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Event-driven programming is a flexible way to allow your programs to respond to many different inputs or events.
Traditionally, programs operated in a sequential fashion: they did some processing and displayed it, waited for a user response, did some more processing, and so on. Your first OPL program was probably like this:
PROC main: LOCAL name$( 20 ) PRINT "What is your name?" INPUT name$ PRINT "That's a nice name, "; n$; "!" GET ENDP
It prints a prompt, wait for you to enter your name, displays a message with your name in it, then waits for you to press a key to quit the program.
This style is easy to understand and program. The problem is when your programs need to become more sophisticated and must deal with more than just you entering information on the keyboard.
Perhaps, like me, you watch a bit of TV and you've filled up your Time application with reminders of shows to watch. You need some more alarms. What to do? In OPL you can access the built-in alarm system, and schedule as many alarms as you like. The Agenda does this sort of thing already. What happens is Agenda keeps track of the next alarm and only tells the system about that one. When it goes off, Agenda tells the system about the next alarm, and so on. Agenda can do all this at the same time as letting you type in new entries, search for appointments or print to-do lists.
It can do this by waiting for events to occur:
Many other types of events are possible, including, but not limited to:
Event-driven programs improve on sequential programs by having a central event handler and dispatcher that waits for an event (any event) to occur, and then processes that event by calling that event handler.
Separation of the event detection and the event handling is an important technique for keeping your program simple and flexible.
It is quite common for applications to have a menu. Each menu item has a hotkey that can be used to do things without going through the menu. Event-driven programs will commonly write a single keyboard event handler that identifies when hotkeys are pressed and called the appropriate function. To handle the situation when the menus are used, they will often translate the menu selection into a keyboard event and let the keyboard handler do all the work! The complete menu handler is often a simple procedure consisting of just a few lines of code!
Hopefully I've sold you on the idea of event-driven programming. The next step is: how does it work on the Psion?
The key concept to event-driven programming is that your program doesn't just stop and wait for a specific event, like the above example program did, waiting for you to type on your name.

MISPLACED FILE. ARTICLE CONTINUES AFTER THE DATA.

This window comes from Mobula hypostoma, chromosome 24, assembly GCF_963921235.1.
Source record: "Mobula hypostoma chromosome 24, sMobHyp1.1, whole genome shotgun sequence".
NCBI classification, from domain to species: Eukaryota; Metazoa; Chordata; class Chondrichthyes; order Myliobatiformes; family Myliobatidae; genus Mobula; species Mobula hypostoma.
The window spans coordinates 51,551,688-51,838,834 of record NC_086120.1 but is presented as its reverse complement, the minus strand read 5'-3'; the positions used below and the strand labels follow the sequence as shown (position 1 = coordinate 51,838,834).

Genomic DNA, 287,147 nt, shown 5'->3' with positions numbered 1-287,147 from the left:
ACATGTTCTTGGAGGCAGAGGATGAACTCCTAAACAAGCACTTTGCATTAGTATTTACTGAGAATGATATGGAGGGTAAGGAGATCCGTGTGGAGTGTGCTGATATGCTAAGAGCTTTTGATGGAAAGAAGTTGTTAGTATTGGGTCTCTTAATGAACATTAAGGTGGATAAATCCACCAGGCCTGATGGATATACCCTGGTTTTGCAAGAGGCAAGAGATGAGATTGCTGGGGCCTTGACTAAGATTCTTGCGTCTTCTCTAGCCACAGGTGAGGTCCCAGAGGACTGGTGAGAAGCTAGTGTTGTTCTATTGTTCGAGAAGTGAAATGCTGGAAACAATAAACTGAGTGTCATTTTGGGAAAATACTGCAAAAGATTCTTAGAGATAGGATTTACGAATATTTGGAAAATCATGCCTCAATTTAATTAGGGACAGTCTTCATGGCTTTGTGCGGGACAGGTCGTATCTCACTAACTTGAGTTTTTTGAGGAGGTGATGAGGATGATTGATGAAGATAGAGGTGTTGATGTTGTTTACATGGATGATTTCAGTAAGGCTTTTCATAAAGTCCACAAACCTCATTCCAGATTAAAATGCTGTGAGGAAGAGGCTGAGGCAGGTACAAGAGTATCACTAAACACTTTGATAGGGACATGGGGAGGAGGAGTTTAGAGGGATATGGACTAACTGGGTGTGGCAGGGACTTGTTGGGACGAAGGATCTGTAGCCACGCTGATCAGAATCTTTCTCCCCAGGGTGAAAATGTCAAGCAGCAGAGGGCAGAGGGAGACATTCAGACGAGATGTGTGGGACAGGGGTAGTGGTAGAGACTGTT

You might have looked through the Series 3a Programming Manual and found the
KEY command. Initially, the
KEY command looks quite
useful. It lets you check for a keypress without stopping and waiting for it.
That means your application can be busy doing its' thing, and can check the
keyboard every now and again to see if you've pressed something.
This technique works, but it suffers from a major drawback that particularly impacts on battery-powered handheld computers like your Psion: your program never stops. What this means is your your computer will always be busy, either doing some work, or spinning 'round and 'round, checking if you've pressed a key in the millisecond since it last checked. All this work would quickly run down your batteries. It doesn't seem to bother the built-in programs. How to they do it?
The difference is due to the two techniques used to implement event-driven programs:
Polling is the
KEY command: it just polls the keyboard
to see if there has been a keypress. The
TESTEVENT command is the
same. This technique of programming is not at all suitable for the Psion, so it
won't be discussed any further.
Stop and wait is when your computer stops and waits for something to happen.
This allows it to change to a special low-power idle state that is nice to your
batteries. The command to use for this technique is
Some typical code using
GETEVENT might look like (see the
Programming Manual for a full explanation):
PROC mainloop: GLOBAL done% LOCAL a%( 6 ), keycode%, keymod%, keyrep%, syscmd$( 255 ) done% = 0 DO GETEVENT a%() IF ( a%( 1 ) AND $400 ) = 0 REM it's a keypress keycode% = a%( 1 ) keymod% = a%( 2 ) AND $00FF keyrep% = a%( 2 ) / 256 hdlKey:( keycode%, keymod%, keyrep% ) ELSEIF a%( 1 ) = $401 REM program has come to the foregound ELSEIF a%( 1 ) = $402 REM program has gone to the background ELSEIF a%( 1 ) = $403 REM machine has switched on ELSEIF a%( 1 ) = $404 REM system command syscmd$ = GETCMD$ hdlCmd:( LEFT$( syscmd$, 1 ), MID$( syscmd$, 2, 255 ) ) ELSEIF a%( 1 ) = $405 REM date has changed ELSE REM some unknown event (should never happen) ENDIF UNTIL done% ENDP REM Handle keypresses PROC hdlKey:( keycode%, keymod%, keyrep% ) IF keycode% = 27 done% = 1 :REM allow main loop to exit ELSE REM do something with the key PRINT REPT$( CHR$( keycode% ), keyrep% ); ENDIF ENDP REM Handle system command events PROC hdlCmd:( syscmd$, sysfile$ ) IF syscmd$ = "X" done% = 1 :REM allow main loop to exit ENDIF REM there are other "O" open and "C" create commands REM - see the Programming Manual ENDP
This allows your program to handle keyboard events, plus quite a few others. This is sufficient for many applications. However, it does not let you do things like schedule alarms or use the serial port. To do these sorts of things as well requires the use of asynchronous I/O. It is covered in the next tutorial called, funnily enough, Asynchronous I/O.